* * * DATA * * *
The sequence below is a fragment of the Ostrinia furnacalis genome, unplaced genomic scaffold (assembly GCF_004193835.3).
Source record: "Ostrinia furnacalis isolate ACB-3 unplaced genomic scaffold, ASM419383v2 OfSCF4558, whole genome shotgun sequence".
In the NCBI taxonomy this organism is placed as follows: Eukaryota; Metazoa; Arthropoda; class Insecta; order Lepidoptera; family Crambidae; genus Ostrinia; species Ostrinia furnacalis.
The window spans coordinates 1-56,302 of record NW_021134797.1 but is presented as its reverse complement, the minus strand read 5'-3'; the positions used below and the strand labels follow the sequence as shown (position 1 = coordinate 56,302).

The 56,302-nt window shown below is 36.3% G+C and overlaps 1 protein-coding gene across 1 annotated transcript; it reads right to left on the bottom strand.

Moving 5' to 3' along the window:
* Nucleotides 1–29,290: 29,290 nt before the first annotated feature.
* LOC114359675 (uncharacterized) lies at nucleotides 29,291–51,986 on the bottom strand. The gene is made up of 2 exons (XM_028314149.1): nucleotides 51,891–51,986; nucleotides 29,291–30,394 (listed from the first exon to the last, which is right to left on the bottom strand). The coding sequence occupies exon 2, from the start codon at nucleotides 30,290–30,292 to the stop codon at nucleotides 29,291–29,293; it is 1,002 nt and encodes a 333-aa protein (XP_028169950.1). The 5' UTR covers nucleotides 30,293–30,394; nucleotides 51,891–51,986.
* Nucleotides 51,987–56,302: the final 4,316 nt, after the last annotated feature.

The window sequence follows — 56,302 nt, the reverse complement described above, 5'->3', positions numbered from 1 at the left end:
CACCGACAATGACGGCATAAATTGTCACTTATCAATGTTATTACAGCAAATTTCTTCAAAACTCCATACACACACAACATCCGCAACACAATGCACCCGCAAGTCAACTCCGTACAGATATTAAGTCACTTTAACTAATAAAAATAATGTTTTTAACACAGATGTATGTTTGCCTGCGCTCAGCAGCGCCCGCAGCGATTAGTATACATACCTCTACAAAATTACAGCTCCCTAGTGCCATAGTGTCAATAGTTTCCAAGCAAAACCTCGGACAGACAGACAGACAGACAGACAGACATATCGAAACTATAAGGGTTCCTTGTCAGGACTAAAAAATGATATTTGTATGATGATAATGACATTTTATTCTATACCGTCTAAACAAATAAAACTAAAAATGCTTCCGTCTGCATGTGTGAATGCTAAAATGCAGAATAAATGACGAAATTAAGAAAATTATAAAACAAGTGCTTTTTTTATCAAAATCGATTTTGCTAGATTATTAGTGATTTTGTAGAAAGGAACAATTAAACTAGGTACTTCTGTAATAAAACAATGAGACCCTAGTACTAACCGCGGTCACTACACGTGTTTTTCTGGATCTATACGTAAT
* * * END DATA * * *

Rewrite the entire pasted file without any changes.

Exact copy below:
The sequence below is a fragment of the Ostrinia furnacalis genome, unplaced genomic scaffold (assembly GCF_004193835.3).
Source record: "Ostrinia furnacalis isolate ACB-3 unplaced genomic scaffold, ASM419383v2 OfSCF4558, whole genome shotgun sequence".
In the NCBI taxonomy this organism is placed as follows: Eukaryota; Metazoa; Arthropoda; class Insecta; order Lepidoptera; family Crambidae; genus Ostrinia; species Ostrinia furnacalis.
The window spans coordinates 1-56,302 of record NW_021134797.1 but is presented as its reverse complement, the minus strand read 5'-3'; the positions used below and the strand labels follow the sequence as shown (position 1 = coordinate 56,302).

The 56,302-nt window shown below is 36.3% G+C and overlaps 1 protein-coding gene across 1 annotated transcript; it reads right to left on the bottom strand.

Moving 5' to 3' along the window:
* Nucleotides 1–29,290: 29,290 nt before the first annotated feature.
* LOC114359675 (uncharacterized) lies at nucleotides 29,291–51,986 on the bottom strand. The gene is made up of 2 exons (XM_028314149.1): nucleotides 51,891–51,986; nucleotides 29,291–30,394 (listed from the first exon to the last, which is right to left on the bottom strand). The coding sequence occupies exon 2, from the start codon at nucleotides 30,290–30,292 to the stop codon at nucleotides 29,291–29,293; it is 1,002 nt and encodes a 333-aa protein (XP_028169950.1). The 5' UTR covers nucleotides 30,293–30,394; nucleotides 51,891–51,986.
* Nucleotides 51,987–56,302: the final 4,316 nt, after the last annotated feature.

The window sequence follows — 56,302 nt, the reverse complement described above, 5'->3', positions numbered from 1 at the left end:
CACCGACAATGACGGCATAAATTGTCACTTATCAATGTTATTACAGCAAATTTCTTCAAAACTCCATACACACACAACATCCGCAACACAATGCACCCGCAAGTCAACTCCGTACAGATATTAAGTCACTTTAACTAATAAAAATAATGTTTTTAACACAGATGTATGTTTGCCTGCGCTCAGCAGCGCCCGCAGCGATTAGTATACATACCTCTACAAAATTACAGCTCCCTAGTGCCATAGTGTCAATAGTTTCCAAGCAAAACCTCGGACAGACAGACAGACAGACAGACAGACATATCGAAACTATAAGGGTTCCTTGTCAGGACTAAAAAATGATATTTGTATGATGATAATGACATTTTATTCTATACCGTCTAAACAAATAAAACTAAAAATGCTTCCGTCTGCATGTGTGAATGCTAAAATGCAGAATAAATGACGAAATTAAGAAAATTATAAAACAAGTGCTTTTTTTATCAAAATCGATTTTGCTAGATTATTAGTGATTTTGTAGAAAGGAACAATTAAACTAGGTACTTCTGTAATAAAACAATGAGACCCTAGTACTAACCGCGGTCACTACACGTGTTTTTCTGGATCTATACGTAAT